Every row in VBscript and earlier Basics is a statement.

    There are two "default statements"

    ====================
    1 the LET statement:

    LET a = 1

    [This should be different from the conditional
    a = 1, which returns a boolean true/false,
    and is used in Jscript as ==]

    Nowadays [VBscript] only

    a = 1 is used, a tutorial mistake.

    ====================
    2 the statementized function

    A function should be in an expression

    a = 3 + myFunction

    but if a function's return value is not used or not specified,
    the function can or must be used as a statement or as a called [CALL]
    funcion

    ======================
    Statements never have parentheses around their parameters.
    Functions always have, unless they are statementized.

    ======================

    So the statmentized function:

    myFunction "param1", "param2"

    goes without parentheses,
    but adding parameters around seperate expressions
    is legal but silly, like:

    myFunction ("param1"), ("param2")

    That is why

    Response.write ("Hello world")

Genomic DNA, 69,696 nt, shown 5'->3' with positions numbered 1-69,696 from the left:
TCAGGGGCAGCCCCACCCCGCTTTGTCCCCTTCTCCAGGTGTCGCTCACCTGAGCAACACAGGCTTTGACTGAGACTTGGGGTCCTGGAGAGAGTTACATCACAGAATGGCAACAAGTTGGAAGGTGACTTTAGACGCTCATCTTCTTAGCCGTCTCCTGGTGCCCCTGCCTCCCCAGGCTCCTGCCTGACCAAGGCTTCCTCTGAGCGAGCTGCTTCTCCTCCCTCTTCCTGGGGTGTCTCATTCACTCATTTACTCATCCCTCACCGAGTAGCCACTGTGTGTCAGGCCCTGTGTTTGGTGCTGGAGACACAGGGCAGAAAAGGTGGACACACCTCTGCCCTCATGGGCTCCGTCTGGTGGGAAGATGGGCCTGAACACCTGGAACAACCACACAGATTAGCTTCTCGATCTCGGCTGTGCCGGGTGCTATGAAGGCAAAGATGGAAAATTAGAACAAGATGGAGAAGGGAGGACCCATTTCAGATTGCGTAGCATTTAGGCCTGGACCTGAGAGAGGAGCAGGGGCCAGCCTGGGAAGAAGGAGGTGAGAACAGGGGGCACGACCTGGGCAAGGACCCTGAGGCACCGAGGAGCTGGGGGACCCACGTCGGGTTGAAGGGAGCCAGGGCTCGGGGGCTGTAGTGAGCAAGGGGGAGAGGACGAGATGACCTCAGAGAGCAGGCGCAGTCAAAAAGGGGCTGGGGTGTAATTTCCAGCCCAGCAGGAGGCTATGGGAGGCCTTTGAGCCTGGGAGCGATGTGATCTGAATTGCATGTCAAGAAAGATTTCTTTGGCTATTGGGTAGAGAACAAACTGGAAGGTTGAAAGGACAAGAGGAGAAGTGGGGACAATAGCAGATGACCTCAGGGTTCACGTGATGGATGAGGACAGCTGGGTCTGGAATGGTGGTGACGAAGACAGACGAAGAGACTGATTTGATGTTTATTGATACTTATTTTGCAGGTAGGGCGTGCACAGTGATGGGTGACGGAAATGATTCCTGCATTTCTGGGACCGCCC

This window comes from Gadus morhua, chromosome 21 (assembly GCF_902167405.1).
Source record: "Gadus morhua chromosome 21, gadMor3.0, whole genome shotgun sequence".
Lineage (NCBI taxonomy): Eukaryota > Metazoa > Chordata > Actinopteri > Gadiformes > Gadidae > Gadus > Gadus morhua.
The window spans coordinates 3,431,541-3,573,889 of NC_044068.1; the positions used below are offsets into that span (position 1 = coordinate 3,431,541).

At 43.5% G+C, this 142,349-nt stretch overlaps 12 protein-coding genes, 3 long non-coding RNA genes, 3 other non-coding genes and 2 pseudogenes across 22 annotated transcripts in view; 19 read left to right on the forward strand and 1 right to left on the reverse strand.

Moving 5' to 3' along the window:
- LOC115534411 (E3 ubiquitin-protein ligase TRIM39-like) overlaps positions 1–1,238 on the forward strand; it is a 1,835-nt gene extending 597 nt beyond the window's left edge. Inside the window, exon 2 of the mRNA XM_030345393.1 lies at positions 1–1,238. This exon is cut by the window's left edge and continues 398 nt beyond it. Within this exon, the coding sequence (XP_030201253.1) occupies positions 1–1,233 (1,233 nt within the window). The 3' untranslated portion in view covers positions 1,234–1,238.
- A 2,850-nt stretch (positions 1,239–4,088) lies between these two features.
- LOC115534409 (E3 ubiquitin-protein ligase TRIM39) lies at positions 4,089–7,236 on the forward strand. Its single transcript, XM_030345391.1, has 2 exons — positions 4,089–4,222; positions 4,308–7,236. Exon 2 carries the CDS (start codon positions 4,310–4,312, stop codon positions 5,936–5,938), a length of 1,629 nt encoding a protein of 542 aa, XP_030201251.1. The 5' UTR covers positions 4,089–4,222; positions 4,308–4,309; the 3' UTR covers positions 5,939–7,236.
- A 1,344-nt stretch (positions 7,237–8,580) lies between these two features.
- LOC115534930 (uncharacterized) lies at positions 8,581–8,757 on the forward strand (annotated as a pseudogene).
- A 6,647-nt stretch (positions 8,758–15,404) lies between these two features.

Is also silly, useless, costs some extra processing
    and is to be avoided for tutorial reasons,
    because the error of

    myFunction ("param1", "param2")

    would not be avoided or understood.

    ========================

    Using

    Call myFunction ("param1", "param2")

    is legal, but only for real functions
    and not for statements.

    Conclusion:

    Never use:

    Response.write ("Hello world")

    or [also legal, but just as silly]:

    Response.write (("Hello world"))

    but always

    Response.write "Hello world"



    --
    Evertjan.
    The Netherlands.
    (Replace all crosses with dots in my emailaddress)
    Evertjan., Jan 13, 2005
    #15
  16. Dave Anderson wrote:
    > Bob Barrows [MVP] wrote:
    >> " ... when you call it without using the Call statement"
    >>
    >> Better?

    >
    > Sure. My observation was not offered merely for nit picking.